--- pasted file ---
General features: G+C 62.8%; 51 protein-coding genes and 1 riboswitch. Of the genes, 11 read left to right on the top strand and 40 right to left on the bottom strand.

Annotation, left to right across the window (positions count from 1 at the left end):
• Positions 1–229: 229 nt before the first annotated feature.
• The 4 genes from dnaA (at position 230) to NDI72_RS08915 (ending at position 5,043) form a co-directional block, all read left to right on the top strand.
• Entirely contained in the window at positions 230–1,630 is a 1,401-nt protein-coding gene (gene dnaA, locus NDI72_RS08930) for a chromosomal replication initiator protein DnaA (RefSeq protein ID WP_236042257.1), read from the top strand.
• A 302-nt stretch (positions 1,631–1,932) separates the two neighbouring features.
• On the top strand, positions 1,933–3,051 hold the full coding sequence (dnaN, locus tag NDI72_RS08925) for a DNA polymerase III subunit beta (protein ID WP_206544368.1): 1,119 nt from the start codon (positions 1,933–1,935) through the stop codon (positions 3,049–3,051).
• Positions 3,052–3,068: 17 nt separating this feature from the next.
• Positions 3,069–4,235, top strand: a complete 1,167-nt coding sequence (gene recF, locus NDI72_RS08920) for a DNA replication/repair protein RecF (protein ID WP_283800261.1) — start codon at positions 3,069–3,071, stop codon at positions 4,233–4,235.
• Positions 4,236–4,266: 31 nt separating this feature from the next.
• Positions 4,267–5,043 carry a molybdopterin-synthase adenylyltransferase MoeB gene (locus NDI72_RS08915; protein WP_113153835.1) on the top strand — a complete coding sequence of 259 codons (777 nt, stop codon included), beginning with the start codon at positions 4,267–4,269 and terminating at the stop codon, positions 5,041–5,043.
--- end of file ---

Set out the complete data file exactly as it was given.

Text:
General features: G+C 62.8%; 51 protein-coding genes and 1 riboswitch. Of the genes, 11 read left to right on the top strand and 40 right to left on the bottom strand.

Annotation, left to right across the window (positions count from 1 at the left end):
• Positions 1–229: 229 nt before the first annotated feature.
• The 4 genes from dnaA (at position 230) to NDI72_RS08915 (ending at position 5,043) form a co-directional block, all read left to right on the top strand.
• Entirely contained in the window at positions 230–1,630 is a 1,401-nt protein-coding gene (gene dnaA, locus NDI72_RS08930) for a chromosomal replication initiator protein DnaA (RefSeq protein ID WP_236042257.1), read from the top strand.
• A 302-nt stretch (positions 1,631–1,932) separates the two neighbouring features.
• On the top strand, positions 1,933–3,051 hold the full coding sequence (dnaN, locus tag NDI72_RS08925) for a DNA polymerase III subunit beta (protein ID WP_206544368.1): 1,119 nt from the start codon (positions 1,933–1,935) through the stop codon (positions 3,049–3,051).
• Positions 3,052–3,068: 17 nt separating this feature from the next.
• Positions 3,069–4,235, top strand: a complete 1,167-nt coding sequence (gene recF, locus NDI72_RS08920) for a DNA replication/repair protein RecF (protein ID WP_283800261.1) — start codon at positions 3,069–3,071, stop codon at positions 4,233–4,235.
• Positions 4,236–4,266: 31 nt separating this feature from the next.
• Positions 4,267–5,043 carry a molybdopterin-synthase adenylyltransferase MoeB gene (locus NDI72_RS08915; protein WP_113153835.1) on the top strand — a complete coding sequence of 259 codons (777 nt, stop codon included), beginning with the start codon at positions 4,267–4,269 and terminating at the stop codon, positions 5,041–5,043.